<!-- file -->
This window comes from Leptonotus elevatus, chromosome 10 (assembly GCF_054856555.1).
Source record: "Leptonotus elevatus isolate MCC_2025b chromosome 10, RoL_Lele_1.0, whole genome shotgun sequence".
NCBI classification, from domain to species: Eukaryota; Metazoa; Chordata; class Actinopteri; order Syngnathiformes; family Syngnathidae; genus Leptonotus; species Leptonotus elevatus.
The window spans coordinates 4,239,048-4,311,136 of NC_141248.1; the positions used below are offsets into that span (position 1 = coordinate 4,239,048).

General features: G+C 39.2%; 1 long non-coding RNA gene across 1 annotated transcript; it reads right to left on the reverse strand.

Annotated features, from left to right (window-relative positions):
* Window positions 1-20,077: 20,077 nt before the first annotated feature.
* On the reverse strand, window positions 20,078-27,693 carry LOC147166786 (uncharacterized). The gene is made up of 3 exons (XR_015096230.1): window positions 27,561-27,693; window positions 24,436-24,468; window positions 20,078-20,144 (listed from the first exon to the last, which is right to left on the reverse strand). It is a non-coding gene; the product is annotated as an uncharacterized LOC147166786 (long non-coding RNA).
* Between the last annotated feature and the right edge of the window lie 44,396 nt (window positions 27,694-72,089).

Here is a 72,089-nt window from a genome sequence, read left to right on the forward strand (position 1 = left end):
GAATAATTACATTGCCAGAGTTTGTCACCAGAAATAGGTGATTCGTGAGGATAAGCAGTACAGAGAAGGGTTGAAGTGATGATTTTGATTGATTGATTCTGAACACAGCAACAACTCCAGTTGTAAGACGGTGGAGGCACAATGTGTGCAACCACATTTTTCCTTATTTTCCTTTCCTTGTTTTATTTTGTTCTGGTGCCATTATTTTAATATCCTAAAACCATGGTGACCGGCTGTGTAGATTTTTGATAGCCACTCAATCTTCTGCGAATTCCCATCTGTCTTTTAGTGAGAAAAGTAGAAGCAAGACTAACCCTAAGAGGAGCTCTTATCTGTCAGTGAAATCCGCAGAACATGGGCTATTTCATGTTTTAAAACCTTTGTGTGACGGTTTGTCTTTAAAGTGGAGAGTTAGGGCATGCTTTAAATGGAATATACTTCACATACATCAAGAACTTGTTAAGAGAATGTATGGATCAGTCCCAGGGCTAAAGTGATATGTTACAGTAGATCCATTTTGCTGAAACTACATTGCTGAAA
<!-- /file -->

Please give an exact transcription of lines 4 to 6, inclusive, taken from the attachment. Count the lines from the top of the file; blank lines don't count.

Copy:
The window spans coordinates 4,239,048-4,311,136 of NC_141248.1; the positions used below are offsets into that span (position 1 = coordinate 4,239,048).

General features: G+C 39.2%; 1 long non-coding RNA gene across 1 annotated transcript; it reads right to left on the reverse strand.

Annotated features, from left to right (window-relative positions):